According to The Pulse Of Radio, LED ZEPPELIN's Top 10 "worst" songs have been posted online by CheatSheet.com. Leading the pack is the 1969 "Led Zeppelin" track "I Can't Quit You Baby", which is deemed "passable" — although "the band members are all on-point, particularly (Jimmy) Page, but the repetitive lyrics and slow pace make for a rather boring song on an otherwise riveting record." Coming in at No. 2 is the "Led Zeppelin II" favorite "The Lemon Song", whose lyrics are described as "(ranking) among the most juvenile LED ZEPPELIN ever recorded, which is really saying something."
The Top 3 is rounded out by the John Bonham workout "Moby Dick", which claims, "Bonham was obviously an amazing drummer, but even he can't make an extended drum solo that exciting to listen to. "
In the book "Isle Of Noises: Conversations With Great British Songwriters", Page spoke about LED ZEPPELIN's songwriting approach. He said: "One of the things that you'll see in the LED ZEPPELIN music is that every song is different to the others. Each one has its own character; musically as much as lyrically. For example, 'Ten Years Gone' or 'The Rain Song', which has got a whole orchestral piece before the vocal even comes in. So yes, it was crafted in such a way that the music was really of paramount importance to setting the scene and most probably inspired the singer, in this case Robert [Plant], to get set into the overall emotion, the ambience of the track of what was being presented, and then hopefully inspire him to the lyrics."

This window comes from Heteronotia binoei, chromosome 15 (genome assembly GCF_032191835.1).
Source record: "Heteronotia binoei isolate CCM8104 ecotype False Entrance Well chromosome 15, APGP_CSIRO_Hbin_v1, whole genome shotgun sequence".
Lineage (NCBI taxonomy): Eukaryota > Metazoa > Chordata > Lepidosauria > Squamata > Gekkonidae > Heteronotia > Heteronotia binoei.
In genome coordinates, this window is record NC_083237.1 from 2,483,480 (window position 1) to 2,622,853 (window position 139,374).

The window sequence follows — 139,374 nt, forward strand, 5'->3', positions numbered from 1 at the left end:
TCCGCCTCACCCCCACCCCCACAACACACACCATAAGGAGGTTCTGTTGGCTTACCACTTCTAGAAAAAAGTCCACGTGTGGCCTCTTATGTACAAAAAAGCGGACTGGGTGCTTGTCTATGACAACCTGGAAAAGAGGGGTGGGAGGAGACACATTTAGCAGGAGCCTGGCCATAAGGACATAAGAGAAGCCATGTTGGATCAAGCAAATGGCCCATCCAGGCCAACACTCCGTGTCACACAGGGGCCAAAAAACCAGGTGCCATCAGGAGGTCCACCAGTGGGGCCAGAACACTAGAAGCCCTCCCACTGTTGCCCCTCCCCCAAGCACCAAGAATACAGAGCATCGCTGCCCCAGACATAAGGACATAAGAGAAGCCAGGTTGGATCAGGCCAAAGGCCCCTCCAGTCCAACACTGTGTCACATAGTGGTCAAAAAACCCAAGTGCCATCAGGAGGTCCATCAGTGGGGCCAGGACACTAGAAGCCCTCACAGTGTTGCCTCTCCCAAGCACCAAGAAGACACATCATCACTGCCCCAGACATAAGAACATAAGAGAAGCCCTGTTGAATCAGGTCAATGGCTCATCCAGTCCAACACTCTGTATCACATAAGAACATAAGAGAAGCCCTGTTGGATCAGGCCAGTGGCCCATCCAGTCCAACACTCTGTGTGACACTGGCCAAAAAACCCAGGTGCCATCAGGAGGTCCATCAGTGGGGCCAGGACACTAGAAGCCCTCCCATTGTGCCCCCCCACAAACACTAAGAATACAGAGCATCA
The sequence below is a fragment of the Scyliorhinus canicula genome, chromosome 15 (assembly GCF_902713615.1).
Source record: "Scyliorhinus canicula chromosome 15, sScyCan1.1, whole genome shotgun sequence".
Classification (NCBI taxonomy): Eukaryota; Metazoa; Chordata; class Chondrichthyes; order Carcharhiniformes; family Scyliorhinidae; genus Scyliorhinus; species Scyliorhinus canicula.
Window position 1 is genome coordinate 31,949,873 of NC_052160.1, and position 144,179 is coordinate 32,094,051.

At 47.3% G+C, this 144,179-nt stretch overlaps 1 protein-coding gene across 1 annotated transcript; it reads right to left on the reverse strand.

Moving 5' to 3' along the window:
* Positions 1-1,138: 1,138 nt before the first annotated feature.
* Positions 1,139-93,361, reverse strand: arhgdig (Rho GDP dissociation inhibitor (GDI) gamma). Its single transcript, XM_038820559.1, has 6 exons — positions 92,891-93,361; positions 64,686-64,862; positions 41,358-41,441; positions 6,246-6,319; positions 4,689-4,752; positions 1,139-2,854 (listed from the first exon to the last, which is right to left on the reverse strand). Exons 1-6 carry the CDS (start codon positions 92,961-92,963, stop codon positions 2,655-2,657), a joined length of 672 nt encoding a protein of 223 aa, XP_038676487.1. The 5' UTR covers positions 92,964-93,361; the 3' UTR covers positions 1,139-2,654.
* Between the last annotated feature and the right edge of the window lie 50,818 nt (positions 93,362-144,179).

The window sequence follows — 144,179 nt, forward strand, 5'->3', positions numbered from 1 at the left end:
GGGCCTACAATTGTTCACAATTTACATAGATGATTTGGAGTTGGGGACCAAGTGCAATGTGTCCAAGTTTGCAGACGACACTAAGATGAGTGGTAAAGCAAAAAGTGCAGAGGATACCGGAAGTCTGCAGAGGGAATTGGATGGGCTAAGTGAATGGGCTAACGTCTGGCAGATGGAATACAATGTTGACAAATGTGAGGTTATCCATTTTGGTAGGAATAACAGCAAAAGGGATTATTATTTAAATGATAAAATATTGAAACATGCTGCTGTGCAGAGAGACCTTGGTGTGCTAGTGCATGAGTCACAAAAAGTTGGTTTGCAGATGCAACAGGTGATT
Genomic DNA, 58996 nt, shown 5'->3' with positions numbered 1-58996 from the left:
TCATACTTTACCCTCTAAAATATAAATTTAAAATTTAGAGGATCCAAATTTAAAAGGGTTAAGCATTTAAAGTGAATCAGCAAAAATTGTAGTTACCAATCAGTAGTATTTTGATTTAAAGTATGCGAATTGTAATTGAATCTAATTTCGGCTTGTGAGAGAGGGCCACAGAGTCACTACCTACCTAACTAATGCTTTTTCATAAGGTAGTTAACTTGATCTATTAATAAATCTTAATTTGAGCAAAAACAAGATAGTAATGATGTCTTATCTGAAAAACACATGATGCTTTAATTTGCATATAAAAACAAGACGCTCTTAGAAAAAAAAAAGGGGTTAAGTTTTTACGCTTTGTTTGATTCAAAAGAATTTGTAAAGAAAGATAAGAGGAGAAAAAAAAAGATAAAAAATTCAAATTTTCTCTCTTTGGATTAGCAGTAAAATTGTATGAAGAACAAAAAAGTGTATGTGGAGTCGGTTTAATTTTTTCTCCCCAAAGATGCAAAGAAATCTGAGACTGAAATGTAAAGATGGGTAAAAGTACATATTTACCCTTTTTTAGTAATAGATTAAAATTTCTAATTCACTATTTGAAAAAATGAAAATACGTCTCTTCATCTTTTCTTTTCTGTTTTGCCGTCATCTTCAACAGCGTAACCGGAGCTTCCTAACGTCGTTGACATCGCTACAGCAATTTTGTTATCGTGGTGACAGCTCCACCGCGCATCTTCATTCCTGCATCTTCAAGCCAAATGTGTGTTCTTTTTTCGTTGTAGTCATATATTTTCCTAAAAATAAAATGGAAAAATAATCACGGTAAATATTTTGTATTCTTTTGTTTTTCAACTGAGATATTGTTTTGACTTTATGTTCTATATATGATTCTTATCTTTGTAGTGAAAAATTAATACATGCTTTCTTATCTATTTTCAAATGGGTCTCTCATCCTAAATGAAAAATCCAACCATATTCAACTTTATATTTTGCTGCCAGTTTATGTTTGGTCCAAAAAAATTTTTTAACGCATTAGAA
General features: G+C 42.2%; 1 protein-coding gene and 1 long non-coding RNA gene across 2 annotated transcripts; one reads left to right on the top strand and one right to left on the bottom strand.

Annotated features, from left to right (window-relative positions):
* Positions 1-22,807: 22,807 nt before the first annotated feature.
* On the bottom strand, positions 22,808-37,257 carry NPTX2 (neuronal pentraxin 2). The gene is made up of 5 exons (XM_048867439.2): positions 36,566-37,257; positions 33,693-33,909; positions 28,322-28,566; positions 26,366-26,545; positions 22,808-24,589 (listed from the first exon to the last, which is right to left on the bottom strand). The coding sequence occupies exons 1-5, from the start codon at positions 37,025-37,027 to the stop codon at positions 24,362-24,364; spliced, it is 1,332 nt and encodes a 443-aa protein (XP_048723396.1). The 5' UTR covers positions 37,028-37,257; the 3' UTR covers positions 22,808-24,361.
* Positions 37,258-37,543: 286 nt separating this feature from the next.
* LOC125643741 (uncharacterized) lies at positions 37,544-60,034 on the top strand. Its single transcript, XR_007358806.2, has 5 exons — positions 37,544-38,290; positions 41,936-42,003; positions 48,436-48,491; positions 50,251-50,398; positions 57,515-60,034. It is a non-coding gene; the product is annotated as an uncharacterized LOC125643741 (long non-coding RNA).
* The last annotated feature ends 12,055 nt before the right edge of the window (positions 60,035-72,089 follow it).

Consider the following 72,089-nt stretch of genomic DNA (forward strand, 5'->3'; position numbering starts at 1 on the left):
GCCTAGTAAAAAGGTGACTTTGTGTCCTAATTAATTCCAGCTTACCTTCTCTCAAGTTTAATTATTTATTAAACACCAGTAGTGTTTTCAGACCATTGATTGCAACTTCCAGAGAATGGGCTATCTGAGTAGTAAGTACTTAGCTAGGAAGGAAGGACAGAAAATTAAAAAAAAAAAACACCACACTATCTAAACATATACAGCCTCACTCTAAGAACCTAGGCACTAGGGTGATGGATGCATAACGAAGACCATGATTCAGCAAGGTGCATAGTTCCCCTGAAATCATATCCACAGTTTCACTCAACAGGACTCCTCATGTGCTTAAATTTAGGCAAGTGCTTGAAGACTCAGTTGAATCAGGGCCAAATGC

He continued: "Often we just had working titles. A good example of this and how it would change and mutate was 'The Song Remains The Same' leading into 'The Rain Song'. The original idea I had for that was an overture — as 'Song Remains The Same' is — leading into an orchestral part for 'The Rain Song'. I had a mellotron and I'd worked out an idea — John Paul Jones did it much better than me — coming into the very first verse. If it'd worked that way, there wouldn't have been any vocal until the first verse, you would have had this whole overture of guitars and then into the orchestral thing that opened up into the first verse. But as it was, when we were rehearsing it, then it actually became a song; the structure changed, there was another bit put in and then Robert started singing. That wasn't a bad idea to have an overture, a whole musical segment that took you into 'The Rain Song', but it worked out really well as it was. [Laughs] Whatever it was, you were constantly thinking all the time about it."